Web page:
N.W.T.’s privacy commissioner rules school district can’t release video of high-profile incident between minor, employee

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The Information and Privacy Commissioner for the Northwest Territories overturned a decision by a school district to release surveillance video footage, citing a failure to properly assess the public interest and privacy concerns.

The case, which gained significant community attention, involved a video capturing an altercation between an employee and a minor.

The incident first came to light following the circulation of a photograph on social media on March 28, 2023, which led to widespread public discussion and concern.

The worker was suspended the same day the photograph came out, pending the results of a workplace investigation into the incident. The school district’s cameras caught the incident in question from two different angles, and the child’s parent viewed the videos in question.

On April 12, 2023, six minutes of video from each encounter were disclosed to the employee and their labour union within the context of the workplace investigation. On April 14, 2023, the school district told the employee it had received a request under AITPPA for access to all surveillance footage for a 25-minute period of time that included the interaction between the child and the employee.

In response to the request for the video, the school district, seeking transparency and to address public unrest, decided to release the footage without delay. This decision was made under the belief that it was in the public interest, given the incident’s notoriety and the community’s response.

On that same day, April 14, 2023, the worker’s employment was terminated. On April 17, 2023, the union wrote to the employer on behalf of the worker to object to the release of the videos. It argued the videos contained personal information that would be an unreasonable invasion of the worker’s personal privacy. It requested an opportunity to provide full submissions on the privacy impacts of the disclosure.

On April 19, the school district informed the union it had considered the objections to the disclosure and confirmed that the video would be released to the applicant, who the employer revealed to be the child’s parent.

However, this move was challenged by the employee involved, who argued that the disclosure constituted an unreasonable invasion of privacy. The employee requested a review under section 49.1 of the Access to Information and Protection of Privacy Act (ATIPPA).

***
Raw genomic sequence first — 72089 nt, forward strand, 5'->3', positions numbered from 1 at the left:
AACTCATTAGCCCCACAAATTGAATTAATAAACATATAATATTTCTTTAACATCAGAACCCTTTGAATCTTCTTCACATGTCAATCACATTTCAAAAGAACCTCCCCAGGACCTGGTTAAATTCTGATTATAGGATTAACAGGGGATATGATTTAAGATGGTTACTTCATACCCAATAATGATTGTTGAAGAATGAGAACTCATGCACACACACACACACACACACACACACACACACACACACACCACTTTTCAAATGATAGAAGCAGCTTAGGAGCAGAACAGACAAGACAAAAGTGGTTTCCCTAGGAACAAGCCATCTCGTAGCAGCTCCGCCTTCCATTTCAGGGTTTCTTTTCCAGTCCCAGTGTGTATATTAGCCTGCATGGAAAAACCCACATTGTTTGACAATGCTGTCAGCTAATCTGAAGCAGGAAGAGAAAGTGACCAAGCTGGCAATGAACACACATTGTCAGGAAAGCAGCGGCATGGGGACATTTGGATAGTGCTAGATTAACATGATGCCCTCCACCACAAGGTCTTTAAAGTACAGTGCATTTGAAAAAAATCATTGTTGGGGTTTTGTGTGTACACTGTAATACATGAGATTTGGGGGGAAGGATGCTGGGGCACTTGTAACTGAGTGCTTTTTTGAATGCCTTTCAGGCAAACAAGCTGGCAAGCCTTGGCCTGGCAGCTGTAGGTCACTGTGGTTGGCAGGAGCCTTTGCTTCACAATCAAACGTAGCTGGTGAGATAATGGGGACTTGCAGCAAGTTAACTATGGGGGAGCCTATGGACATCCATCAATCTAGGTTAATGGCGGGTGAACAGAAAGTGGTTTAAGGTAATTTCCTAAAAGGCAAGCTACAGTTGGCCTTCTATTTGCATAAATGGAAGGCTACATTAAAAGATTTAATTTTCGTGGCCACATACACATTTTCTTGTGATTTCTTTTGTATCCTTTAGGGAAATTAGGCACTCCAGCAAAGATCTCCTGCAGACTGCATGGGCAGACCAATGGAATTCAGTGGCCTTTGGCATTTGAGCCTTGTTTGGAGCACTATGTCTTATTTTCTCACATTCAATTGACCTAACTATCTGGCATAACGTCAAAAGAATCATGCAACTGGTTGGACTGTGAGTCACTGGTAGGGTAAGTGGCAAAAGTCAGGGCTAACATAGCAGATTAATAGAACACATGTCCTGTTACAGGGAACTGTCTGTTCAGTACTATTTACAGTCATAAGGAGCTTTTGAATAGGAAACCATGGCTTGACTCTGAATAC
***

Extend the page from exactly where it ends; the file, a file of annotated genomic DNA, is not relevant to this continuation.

The Commissioner’s detailed investigation into the matter revealed several key issues. Firstly, it was found that the public body had no rational connection between its decision to release the video and its stated goal of serving the public interest.

The Commissioner noted that simply releasing the video to one individual – the minor’s parent – was unlikely to fulfill the intended purpose of quelling community speculation or rebuilding trust.

Moreover, the Commissioner pointed out a significant breach of privacy. By disclosing the identity of the requestor (the child’s parent), the public body had violated the confidentiality provisions of ATIPPA. This breach further complicated the already sensitive nature of the case.

The Commissioner noted that the photograph circulated on social media was said to have lacked context and to have “caused disagreement and speculation within the community about mistreatment of a minor.”

“This is said to have contributed to some members of the community feeling ‘revictimized’ by resurrecting traumatic memories of residential schools. The public body felt pressure to take some sort of action to prevent a loss of the community’s trust in the public body,” the Commissioner said.

But the video records did not provide any information that was meaningfully different than the photograph, it said.

“There is more information only in the sense that there is a video of the interaction between the employee and the minor,” the Commissioner said.

“Also, there are significant portions of the records that are audio only. These portions could cause concern because one cannot tell what is going on, though one can hear expressions of unhappiness or distress.  In my view, a person with traumatic memories of residential schools who was troubled by the photograph circulated on social media is unlikely to be comforted by viewing these videos.”

The ruling emphasized the importance of balancing public interest with privacy considerations. It clarified that while transparency is crucial, it must not override privacy rights without a clear and justifiable reason.

The Commissioner’s decision also highlighted the need for public bodies to thoroughly evaluate the potential impacts of releasing sensitive information, especially in cases that attract significant public attention.

For more information, see Re Dehcho Divisional Education Council, 2023 NTIPC 36 (CanLII)